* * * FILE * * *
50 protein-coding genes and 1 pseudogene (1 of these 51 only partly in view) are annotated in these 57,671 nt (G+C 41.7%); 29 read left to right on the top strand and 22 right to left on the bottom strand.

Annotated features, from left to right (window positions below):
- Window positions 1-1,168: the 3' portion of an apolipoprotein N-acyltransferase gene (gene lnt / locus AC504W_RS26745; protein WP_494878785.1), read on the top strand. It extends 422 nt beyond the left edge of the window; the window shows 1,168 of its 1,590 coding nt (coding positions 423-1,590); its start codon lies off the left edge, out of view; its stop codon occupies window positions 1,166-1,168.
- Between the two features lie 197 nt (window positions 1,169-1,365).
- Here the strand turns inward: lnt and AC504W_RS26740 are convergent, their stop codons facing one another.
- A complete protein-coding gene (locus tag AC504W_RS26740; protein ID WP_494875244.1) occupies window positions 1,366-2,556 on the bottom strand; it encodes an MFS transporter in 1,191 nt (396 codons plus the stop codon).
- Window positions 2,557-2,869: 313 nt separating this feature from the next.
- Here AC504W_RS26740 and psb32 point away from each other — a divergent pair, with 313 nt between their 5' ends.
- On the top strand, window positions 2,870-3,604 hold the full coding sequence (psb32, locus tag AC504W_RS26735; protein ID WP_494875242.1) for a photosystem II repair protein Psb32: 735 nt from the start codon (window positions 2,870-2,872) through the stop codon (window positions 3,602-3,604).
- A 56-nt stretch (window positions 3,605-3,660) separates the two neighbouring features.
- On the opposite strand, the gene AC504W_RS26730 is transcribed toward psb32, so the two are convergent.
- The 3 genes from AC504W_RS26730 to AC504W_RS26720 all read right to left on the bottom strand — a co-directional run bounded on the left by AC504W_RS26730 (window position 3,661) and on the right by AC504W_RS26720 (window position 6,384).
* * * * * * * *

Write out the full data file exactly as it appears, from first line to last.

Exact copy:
50 protein-coding genes and 1 pseudogene (1 of these 51 only partly in view) are annotated in these 57,671 nt (G+C 41.7%); 29 read left to right on the top strand and 22 right to left on the bottom strand.

Annotated features, from left to right (window positions below):
- Window positions 1-1,168: the 3' portion of an apolipoprotein N-acyltransferase gene (gene lnt / locus AC504W_RS26745; protein WP_494878785.1), read on the top strand. It extends 422 nt beyond the left edge of the window; the window shows 1,168 of its 1,590 coding nt (coding positions 423-1,590); its start codon lies off the left edge, out of view; its stop codon occupies window positions 1,166-1,168.
- Between the two features lie 197 nt (window positions 1,169-1,365).
- Here the strand turns inward: lnt and AC504W_RS26740 are convergent, their stop codons facing one another.
- A complete protein-coding gene (locus tag AC504W_RS26740; protein ID WP_494875244.1) occupies window positions 1,366-2,556 on the bottom strand; it encodes an MFS transporter in 1,191 nt (396 codons plus the stop codon).
- Window positions 2,557-2,869: 313 nt separating this feature from the next.
- Here AC504W_RS26740 and psb32 point away from each other — a divergent pair, with 313 nt between their 5' ends.
- On the top strand, window positions 2,870-3,604 hold the full coding sequence (psb32, locus tag AC504W_RS26735; protein ID WP_494875242.1) for a photosystem II repair protein Psb32: 735 nt from the start codon (window positions 2,870-2,872) through the stop codon (window positions 3,602-3,604).
- A 56-nt stretch (window positions 3,605-3,660) separates the two neighbouring features.
- On the opposite strand, the gene AC504W_RS26730 is transcribed toward psb32, so the two are convergent.
- The 3 genes from AC504W_RS26730 to AC504W_RS26720 all read right to left on the bottom strand — a co-directional run bounded on the left by AC504W_RS26730 (window position 3,661) and on the right by AC504W_RS26720 (window position 6,384).